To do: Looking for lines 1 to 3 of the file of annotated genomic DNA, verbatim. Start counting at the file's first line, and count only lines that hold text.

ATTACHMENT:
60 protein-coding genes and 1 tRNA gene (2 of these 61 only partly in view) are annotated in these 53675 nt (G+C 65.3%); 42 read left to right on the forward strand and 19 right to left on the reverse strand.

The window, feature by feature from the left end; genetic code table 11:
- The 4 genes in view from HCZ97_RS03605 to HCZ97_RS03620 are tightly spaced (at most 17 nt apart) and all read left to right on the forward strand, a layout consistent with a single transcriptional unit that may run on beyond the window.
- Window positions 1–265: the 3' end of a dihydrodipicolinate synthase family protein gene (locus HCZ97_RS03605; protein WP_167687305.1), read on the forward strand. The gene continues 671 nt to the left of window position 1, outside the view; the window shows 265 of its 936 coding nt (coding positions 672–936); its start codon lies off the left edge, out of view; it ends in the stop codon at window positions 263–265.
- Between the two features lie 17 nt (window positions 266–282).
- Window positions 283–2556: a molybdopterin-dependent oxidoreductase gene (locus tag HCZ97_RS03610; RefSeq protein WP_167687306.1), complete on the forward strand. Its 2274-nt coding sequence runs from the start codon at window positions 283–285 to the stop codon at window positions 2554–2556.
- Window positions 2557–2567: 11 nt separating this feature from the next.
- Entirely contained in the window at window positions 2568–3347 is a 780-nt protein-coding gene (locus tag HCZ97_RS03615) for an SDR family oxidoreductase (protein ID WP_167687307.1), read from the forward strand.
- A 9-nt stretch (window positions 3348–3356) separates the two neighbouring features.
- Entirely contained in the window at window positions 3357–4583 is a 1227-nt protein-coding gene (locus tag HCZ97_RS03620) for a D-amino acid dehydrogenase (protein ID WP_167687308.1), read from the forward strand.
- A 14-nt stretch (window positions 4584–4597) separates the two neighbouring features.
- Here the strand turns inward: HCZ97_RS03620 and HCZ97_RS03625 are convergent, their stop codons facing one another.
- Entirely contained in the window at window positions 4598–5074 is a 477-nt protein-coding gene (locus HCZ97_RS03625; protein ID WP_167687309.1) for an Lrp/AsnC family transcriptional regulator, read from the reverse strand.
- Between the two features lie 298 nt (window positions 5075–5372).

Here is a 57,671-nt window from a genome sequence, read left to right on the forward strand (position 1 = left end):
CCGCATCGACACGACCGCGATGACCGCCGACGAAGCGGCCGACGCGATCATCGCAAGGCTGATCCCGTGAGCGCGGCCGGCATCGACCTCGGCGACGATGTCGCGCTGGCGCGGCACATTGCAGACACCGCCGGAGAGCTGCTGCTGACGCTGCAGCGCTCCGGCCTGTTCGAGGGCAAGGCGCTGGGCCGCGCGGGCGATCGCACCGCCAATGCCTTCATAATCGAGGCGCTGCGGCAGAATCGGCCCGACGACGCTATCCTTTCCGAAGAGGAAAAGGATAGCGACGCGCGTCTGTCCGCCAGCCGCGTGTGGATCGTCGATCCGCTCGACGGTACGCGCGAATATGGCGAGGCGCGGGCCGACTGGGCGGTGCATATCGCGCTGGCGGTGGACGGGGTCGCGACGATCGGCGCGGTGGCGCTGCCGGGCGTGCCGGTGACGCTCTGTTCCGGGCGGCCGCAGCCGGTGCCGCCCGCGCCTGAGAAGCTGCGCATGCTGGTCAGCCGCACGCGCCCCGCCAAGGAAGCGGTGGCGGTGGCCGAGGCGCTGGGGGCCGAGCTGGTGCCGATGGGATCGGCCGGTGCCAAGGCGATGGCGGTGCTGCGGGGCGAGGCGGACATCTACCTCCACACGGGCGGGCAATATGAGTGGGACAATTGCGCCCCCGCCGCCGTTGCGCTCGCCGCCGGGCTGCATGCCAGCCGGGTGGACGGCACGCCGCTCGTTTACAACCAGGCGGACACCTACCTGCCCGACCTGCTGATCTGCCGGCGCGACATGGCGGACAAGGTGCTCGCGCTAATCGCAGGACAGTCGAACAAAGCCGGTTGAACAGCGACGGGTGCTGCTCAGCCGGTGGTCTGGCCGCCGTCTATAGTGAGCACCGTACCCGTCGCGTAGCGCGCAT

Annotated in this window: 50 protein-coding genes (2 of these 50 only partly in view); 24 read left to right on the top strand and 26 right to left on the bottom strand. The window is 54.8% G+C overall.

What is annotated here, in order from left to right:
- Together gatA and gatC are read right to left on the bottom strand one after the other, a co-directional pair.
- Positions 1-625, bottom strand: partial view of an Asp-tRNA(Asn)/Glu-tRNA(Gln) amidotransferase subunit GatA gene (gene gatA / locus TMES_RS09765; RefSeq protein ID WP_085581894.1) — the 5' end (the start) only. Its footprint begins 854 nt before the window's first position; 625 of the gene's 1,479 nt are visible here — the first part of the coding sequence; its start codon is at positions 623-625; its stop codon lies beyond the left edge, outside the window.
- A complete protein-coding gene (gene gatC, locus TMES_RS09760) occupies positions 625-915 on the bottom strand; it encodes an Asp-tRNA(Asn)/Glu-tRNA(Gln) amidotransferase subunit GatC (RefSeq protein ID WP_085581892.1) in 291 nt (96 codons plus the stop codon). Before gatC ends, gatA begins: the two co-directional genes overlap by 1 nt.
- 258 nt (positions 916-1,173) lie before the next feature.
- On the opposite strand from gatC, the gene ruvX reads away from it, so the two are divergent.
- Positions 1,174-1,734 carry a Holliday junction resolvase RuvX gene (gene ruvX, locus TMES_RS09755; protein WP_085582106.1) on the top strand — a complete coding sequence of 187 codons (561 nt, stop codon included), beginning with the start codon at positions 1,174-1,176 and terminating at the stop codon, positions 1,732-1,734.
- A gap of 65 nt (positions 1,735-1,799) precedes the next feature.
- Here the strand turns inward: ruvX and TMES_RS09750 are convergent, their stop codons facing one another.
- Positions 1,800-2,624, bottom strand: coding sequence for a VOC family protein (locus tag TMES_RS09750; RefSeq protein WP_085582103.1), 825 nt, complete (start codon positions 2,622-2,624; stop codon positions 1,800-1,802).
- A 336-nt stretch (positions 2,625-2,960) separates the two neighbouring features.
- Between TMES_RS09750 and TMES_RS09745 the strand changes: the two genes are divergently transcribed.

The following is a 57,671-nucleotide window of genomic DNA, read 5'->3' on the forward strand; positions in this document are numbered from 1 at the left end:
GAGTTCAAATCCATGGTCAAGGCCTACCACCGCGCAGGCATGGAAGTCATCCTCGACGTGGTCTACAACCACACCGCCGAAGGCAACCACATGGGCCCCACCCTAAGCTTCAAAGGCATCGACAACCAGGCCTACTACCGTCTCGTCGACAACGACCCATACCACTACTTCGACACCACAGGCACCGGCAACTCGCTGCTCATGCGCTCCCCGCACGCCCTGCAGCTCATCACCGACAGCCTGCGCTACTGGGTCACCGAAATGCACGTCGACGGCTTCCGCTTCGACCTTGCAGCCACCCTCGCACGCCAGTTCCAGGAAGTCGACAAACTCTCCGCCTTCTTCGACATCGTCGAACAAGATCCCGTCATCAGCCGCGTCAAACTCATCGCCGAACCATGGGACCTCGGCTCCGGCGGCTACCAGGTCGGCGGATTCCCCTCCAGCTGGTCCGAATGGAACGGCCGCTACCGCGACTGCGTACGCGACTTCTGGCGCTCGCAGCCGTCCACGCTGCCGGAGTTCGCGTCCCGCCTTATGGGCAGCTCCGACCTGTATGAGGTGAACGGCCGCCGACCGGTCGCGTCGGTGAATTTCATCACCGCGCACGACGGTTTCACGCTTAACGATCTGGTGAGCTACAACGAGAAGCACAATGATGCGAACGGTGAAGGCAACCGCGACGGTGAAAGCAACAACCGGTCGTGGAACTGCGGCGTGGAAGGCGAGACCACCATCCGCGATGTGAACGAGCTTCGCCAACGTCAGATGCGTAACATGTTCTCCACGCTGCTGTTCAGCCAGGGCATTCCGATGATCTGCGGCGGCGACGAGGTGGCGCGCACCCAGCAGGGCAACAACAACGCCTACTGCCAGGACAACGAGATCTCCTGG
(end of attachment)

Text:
60 protein-coding genes and 1 tRNA gene (2 of these 61 only partly in view) are annotated in these 53675 nt (G+C 65.3%); 42 read left to right on the forward strand and 19 right to left on the reverse strand.

The window, feature by feature from the left end; genetic code table 11:
- The 4 genes in view from HCZ97_RS03605 to HCZ97_RS03620 are tightly spaced (at most 17 nt apart) and all read left to right on the forward strand, a layout consistent with a single transcriptional unit that may run on beyond the window.